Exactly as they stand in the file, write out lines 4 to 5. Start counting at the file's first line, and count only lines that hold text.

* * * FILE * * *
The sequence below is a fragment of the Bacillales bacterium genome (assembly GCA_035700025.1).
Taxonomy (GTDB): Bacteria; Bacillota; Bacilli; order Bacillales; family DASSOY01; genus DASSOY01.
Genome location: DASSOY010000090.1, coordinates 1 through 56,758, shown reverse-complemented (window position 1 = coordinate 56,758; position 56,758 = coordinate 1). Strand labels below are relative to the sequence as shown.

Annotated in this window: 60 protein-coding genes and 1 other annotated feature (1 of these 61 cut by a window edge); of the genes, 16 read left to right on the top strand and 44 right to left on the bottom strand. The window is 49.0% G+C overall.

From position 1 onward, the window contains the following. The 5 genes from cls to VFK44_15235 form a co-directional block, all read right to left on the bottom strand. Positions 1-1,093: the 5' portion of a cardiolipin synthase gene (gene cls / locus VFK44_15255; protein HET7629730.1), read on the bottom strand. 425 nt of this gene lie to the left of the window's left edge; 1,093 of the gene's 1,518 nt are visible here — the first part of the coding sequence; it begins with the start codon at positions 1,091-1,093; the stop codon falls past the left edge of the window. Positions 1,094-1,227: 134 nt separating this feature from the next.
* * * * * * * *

Annotated in this window: 60 protein-coding genes and 1 other annotated feature (1 of these 61 cut by a window edge); of the genes, 16 read left to right on the top strand and 44 right to left on the bottom strand. The window is 49.0% G+C overall.

From position 1 onward, the window contains the following. The 5 genes from cls to VFK44_15235 form a co-directional block, all read right to left on the bottom strand. Positions 1-1,093: the 5' portion of a cardiolipin synthase gene (gene cls / locus VFK44_15255; protein HET7629730.1), read on the bottom strand. 425 nt of this gene lie to the left of the window's left edge; 1,093 of the gene's 1,518 nt are visible here — the first part of the coding sequence; it begins with the start codon at positions 1,091-1,093; the stop codon falls past the left edge of the window. Positions 1,094-1,227: 134 nt separating this feature from the next.